Susan Karant-Nunn and Ute Lotz-Heumann holding the two new acquisitions to University Libraries Special Collections purchased by the Laura and Arch Brown Library Endowment. Photo by Aengus Anderson

A rare book in the Oberman collection. Photo by Chris Segrin

Below is a sketch of some of the public events lined up to commemorate the Reformation anniversary. Please check for updates and specifics as the events draw nearer: January 25 | Public lecture on the Lutheran Reformation by Susan Karant-Nunn March 29 | Annual Town and Gown Lecture with renowned historian Merry E. Wiesner-Hanks April 11 | UA Early Books Lecture featuring KarantNunn and Ute Lotz-Heumann, who will speak about the two new acquisitions made possible by Arch and Laura Brown Four Sundays in August | Summer Lecture Series on aspects of the Reformation, held at St. Philip’s in the Hills Episcopal Church October 4 | Public lecture on war and religion in the Reformation era by Lotz-Heumann August - December | Special exhibit at University Libraries Special Collections of selected titles from the Heiko A. Oberman collection as well as other holdings related to the Reformation The Reformation events may also include an art exhibit, movie screenings, as well as programs offered by other units on campus, including the Department of German Studies and the Department of Religious Studies and Classics. Karant-Nunn will also lecture about the Reformation in Tucson, Ariz.; Fort Collins, Colo.; and Newcastle-uponTyne, England.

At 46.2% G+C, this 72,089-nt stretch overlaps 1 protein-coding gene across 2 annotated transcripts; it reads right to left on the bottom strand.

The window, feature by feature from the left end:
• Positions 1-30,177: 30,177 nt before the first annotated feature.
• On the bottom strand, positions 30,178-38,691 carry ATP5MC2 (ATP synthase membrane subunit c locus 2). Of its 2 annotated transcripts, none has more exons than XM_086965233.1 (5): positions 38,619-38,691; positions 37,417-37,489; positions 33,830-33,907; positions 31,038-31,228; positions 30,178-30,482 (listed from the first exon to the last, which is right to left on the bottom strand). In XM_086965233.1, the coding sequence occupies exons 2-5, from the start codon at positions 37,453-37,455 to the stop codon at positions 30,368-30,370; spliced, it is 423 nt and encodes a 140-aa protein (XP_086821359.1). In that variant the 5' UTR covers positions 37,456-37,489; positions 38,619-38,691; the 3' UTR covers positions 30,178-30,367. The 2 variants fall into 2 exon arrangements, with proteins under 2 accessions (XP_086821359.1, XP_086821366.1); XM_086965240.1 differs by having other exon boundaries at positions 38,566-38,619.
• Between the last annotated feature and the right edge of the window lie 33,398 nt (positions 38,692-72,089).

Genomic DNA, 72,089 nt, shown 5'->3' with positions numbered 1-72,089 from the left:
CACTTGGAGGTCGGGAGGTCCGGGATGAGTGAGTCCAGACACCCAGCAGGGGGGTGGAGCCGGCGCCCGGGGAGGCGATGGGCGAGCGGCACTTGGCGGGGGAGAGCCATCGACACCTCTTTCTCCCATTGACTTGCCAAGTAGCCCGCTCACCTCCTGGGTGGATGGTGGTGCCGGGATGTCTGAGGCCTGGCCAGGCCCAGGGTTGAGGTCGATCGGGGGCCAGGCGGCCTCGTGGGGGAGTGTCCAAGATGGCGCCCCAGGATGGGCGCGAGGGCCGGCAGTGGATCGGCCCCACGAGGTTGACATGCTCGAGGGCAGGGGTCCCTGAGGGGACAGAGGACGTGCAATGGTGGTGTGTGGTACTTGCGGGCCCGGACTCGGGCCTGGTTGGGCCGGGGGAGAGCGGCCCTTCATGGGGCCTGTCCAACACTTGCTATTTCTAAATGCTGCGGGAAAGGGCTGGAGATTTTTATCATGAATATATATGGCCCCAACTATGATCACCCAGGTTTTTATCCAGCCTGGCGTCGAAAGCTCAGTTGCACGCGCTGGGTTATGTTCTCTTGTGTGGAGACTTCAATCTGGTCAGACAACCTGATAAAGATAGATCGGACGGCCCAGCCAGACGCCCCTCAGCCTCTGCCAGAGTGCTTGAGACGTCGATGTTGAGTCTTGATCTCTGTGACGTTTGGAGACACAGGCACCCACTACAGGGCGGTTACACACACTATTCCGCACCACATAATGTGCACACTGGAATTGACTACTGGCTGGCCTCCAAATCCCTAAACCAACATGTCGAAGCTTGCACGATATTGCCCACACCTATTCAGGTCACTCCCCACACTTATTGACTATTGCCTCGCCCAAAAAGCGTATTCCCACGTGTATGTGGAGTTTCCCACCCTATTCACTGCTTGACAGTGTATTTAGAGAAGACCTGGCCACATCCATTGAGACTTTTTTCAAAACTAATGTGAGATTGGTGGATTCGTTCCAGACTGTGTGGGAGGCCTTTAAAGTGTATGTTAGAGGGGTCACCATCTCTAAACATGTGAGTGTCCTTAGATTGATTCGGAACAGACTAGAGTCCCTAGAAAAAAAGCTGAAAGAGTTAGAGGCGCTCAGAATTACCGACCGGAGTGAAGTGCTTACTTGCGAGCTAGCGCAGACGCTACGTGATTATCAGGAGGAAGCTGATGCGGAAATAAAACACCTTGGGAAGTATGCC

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A $2 million commitment from Roshan Cultural Heritage Institute will solidify the UA’s already excellent program in Persian and Iranian studies. The result: a pipeline of experts in one of the oldest and most critical areas of the world.